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SpaceX’s all-civilian flight had an alarm go off mid-flight…because the space toilet had an emergency

By Benjamin Bullard
SpaceX Dragon Getty

What is it with space and poop? NASA wants to study its microbes, there’s new interest in retrieving the Apollo astronauts’ 50-year-old Moon waste, and now it’s even the culprit behind a reported “emergency” (if you wanna go there) that set off a cabin alarm during SpaceX’s first all-civilian flight.

OK, so no one aboard the SpaceX Crew Dragon during its historic liftoff earlier this month was ever in any real danger when the in-cabin alarm reportedly sounded to alert them of a mid-mission problem. But ewww…what a different kind of messy problem they could have had, if that alarm hadn’t sounded in time.

Via CNN, the in-cabin alert went off at some point during the mission’s three-day stint in orbit, notifying the Crew Dragon’s four passengers that something was up with the cabin’s toilet. Specifically, the fans that the vessel uses to keep human waste vacuum-locked so it won’t start floating around in low gravity had developed an unspecified fault — though crew leader Jared Isaacman was understandably vague when it came to describing precisely how the crew addressed it.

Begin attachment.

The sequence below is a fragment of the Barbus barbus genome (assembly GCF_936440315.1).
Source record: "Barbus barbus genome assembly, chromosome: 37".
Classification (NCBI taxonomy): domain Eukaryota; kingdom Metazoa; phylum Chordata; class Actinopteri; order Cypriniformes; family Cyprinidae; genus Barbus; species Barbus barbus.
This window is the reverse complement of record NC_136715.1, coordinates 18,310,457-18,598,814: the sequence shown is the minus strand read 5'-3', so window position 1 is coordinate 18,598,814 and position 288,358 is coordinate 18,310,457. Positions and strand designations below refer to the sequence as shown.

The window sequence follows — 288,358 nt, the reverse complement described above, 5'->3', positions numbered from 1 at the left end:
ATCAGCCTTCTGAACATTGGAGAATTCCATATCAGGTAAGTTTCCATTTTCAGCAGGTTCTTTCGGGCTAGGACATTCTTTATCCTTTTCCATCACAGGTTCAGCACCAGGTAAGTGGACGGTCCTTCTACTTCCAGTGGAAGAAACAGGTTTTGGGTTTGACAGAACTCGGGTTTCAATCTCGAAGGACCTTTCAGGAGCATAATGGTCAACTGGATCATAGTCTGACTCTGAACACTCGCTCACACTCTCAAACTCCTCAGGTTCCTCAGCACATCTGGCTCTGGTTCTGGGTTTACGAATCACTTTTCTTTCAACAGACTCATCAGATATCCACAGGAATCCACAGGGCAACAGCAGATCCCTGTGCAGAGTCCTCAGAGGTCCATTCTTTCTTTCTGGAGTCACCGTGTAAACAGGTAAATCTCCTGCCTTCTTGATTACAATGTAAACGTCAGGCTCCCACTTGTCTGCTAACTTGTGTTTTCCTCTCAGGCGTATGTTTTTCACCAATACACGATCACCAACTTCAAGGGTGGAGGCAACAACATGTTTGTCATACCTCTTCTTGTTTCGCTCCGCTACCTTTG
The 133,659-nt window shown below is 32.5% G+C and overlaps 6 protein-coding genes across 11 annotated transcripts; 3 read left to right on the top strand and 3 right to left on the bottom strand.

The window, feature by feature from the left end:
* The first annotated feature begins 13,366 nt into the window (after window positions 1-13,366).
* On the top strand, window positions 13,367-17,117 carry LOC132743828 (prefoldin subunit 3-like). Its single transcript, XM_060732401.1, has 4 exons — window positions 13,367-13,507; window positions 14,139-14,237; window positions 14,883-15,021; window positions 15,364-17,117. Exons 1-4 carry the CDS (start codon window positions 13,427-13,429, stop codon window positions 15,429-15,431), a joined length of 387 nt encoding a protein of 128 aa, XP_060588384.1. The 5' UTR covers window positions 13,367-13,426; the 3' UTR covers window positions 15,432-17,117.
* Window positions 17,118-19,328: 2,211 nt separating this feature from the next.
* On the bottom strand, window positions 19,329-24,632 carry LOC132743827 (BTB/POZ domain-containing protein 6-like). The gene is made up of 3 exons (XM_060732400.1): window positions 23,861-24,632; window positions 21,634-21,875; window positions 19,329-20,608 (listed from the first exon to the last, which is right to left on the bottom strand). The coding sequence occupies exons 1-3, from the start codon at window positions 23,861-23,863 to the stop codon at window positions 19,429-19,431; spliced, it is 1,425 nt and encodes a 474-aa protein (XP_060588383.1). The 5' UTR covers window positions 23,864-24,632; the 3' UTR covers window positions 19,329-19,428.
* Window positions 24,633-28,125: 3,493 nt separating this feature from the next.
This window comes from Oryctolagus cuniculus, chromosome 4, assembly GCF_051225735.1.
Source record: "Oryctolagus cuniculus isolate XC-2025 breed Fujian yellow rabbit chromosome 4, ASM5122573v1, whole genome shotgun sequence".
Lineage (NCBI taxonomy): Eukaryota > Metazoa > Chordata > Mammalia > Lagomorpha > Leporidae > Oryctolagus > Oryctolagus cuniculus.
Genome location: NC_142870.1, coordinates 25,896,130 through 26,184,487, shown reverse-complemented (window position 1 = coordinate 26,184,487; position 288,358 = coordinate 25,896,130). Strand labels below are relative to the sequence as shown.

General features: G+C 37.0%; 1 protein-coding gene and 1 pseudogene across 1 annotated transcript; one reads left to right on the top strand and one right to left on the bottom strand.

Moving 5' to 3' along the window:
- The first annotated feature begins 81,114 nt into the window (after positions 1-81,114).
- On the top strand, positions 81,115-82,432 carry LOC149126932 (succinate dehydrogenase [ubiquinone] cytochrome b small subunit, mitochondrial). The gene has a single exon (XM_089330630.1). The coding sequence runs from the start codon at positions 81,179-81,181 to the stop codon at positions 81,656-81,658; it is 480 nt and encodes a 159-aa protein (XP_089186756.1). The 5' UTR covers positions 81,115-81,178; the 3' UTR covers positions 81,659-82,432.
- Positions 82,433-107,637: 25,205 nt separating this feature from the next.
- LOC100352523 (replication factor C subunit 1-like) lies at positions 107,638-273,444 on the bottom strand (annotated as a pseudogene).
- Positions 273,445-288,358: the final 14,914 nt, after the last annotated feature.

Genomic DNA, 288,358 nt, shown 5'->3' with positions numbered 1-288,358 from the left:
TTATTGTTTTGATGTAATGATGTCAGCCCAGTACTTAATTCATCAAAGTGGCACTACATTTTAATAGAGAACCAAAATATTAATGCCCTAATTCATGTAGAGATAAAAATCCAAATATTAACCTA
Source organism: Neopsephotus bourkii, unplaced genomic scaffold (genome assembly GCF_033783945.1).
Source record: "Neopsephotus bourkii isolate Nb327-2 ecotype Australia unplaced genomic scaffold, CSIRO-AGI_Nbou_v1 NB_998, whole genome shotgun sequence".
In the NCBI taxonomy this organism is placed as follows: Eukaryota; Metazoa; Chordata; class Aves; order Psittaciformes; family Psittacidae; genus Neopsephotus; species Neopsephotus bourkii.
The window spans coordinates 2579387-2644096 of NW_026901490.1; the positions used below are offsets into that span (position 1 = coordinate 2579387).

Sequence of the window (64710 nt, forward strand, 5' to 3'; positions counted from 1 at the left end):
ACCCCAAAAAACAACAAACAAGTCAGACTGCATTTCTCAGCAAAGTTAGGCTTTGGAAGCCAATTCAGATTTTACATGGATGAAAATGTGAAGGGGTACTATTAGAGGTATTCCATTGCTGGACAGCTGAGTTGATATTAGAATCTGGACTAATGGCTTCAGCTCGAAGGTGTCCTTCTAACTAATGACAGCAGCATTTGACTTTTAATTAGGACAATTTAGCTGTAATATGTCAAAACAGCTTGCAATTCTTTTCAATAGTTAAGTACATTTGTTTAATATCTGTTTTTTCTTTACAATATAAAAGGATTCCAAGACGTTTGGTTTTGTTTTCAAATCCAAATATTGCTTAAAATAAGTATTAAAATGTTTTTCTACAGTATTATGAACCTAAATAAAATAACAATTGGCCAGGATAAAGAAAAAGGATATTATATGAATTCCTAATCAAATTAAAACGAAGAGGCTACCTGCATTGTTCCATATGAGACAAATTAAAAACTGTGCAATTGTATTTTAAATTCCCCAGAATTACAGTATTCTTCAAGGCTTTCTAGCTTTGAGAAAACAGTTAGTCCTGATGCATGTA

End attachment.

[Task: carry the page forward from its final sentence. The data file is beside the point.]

“Nobody really wants to get into the gory details,” he said, according to the report. “…I don't know who was training them, but we were able to work through it and get [the toilet] going even with what was initially challenging circumstances, so there was nothing ever like, you know, in the cabin or anything like that.”

It’s one thing to boldly go in space, but it’s another to try navigating the heavens inside a cabin where there’s poop on the loose. Though it sounds comical, a cabin toilet emergency is just the sort of scenario that could create serious issues beyond the obvious gross-out. Without some way to isolate human waste, fecal particles can join all the other floaty bits wafting around among a capsule’s human occupants — just as they did, the CNN report notes, during the 1969 Apollo 10 mission that circumnavigated the Moon. As astronaut Thomas Stafford’s reaction to that mishap suggests, it’s an issue that can pretty much bring all other space-y priorities to a screeching halt.

“Give me a napkin, quick," Stafford reportedly said, via CNN's report, after spotting the offending particle inside the Apollo 10 cabin. “Here’s another godd*** turd.”